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Meta warns 50,000 Facebook, Instagram users may have been targeted by private 'surveillance-for-hire' firms

Meta warns 50,000 Facebook, Instagram users may have been targeted by private 'surveillance-for-hire' firms

The 7 surveillance firms were based in Israel, India, North Macedonia, China

Meta has notified about 50,000 Facebook and Instagram users that they may have been targeted by seven private "surveillance-for-hire" firms.

"The global surveillance-for-hire industry targets people across the internet to collect intelligence, manipulate them into revealing information and compromise their devices and accounts," Meta Director of Threat Disruption David Agranovich and Head of Cyber Espionage Investigations Mike Dvilyanski said in a blog post Thursday.

"They provided services across all three phases of the surveillance chain to indiscriminately target people in over 100 countries on behalf of their clients."

The firms, which are based in Israel, India, North Macedonia and China, include Cobwebs Technologies, Cognyte, Black Cube, Blue Hawk CI, BellTroX, Cytrox and an unknown Chinese entity.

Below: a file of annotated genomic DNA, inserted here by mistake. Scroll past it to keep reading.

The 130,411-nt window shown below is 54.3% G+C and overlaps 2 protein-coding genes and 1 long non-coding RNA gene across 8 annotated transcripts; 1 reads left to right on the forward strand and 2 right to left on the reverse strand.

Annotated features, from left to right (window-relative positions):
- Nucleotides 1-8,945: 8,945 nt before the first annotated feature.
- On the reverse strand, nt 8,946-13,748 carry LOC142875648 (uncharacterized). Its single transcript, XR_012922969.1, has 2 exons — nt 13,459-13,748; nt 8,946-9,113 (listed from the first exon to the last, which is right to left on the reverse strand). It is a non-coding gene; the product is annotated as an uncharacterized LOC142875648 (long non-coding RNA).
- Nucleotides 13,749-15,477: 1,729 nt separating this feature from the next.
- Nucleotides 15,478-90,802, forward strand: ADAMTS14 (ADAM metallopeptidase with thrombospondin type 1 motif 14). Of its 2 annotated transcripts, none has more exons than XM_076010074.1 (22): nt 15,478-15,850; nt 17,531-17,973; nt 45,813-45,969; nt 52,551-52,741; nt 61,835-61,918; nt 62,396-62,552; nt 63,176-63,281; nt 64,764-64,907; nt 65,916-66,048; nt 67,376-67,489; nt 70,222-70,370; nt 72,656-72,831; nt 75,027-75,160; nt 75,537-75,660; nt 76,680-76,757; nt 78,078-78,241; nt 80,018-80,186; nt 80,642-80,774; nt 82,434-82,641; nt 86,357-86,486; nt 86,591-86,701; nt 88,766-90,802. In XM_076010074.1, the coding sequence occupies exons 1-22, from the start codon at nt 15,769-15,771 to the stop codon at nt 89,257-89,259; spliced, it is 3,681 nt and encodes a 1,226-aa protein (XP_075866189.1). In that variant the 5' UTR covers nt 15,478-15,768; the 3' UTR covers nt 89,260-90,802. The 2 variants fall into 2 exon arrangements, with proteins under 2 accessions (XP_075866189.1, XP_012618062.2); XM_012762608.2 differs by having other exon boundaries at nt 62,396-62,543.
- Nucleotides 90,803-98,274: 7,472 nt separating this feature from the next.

In total, about 1,500 accounts linked to the firms and their customers carried out some combination of reconnaissance, engagement and exploitation, including posing as graduate students, journalists, politicians, film and TV producers and nonprofit and human rights workers and tricking users into revealing personal information or installing malware, according to Meta's threat report.

In addition to banning the firms from its platforms for multiple community guidelines violations, Meta blocked related internet infrastructure, issued cease and desist letters and shared its findings with security researchers, other platforms and policymakers.

"Protecting people against cyber mercenaries operating across many platforms and national boundaries requires a collective effort from platforms, policymakers and civil society to counter the underlying market and its incentive structure," Agranovich and Dvilyanski added. "We believe a public discussion about the use of surveillance-for-hire technology is urgently needed to deter the abuse of these capabilities both among those who sell them and those who buy them."

The latest surveillance effort comes after Meta took legal action in 2019 against NSO Group, an Israeli firm that allegedly used Pegasus "spyware" to target journalists and world leaders via WhatsApp. Last month, NSO Group was blacklisted by the U.S. government.

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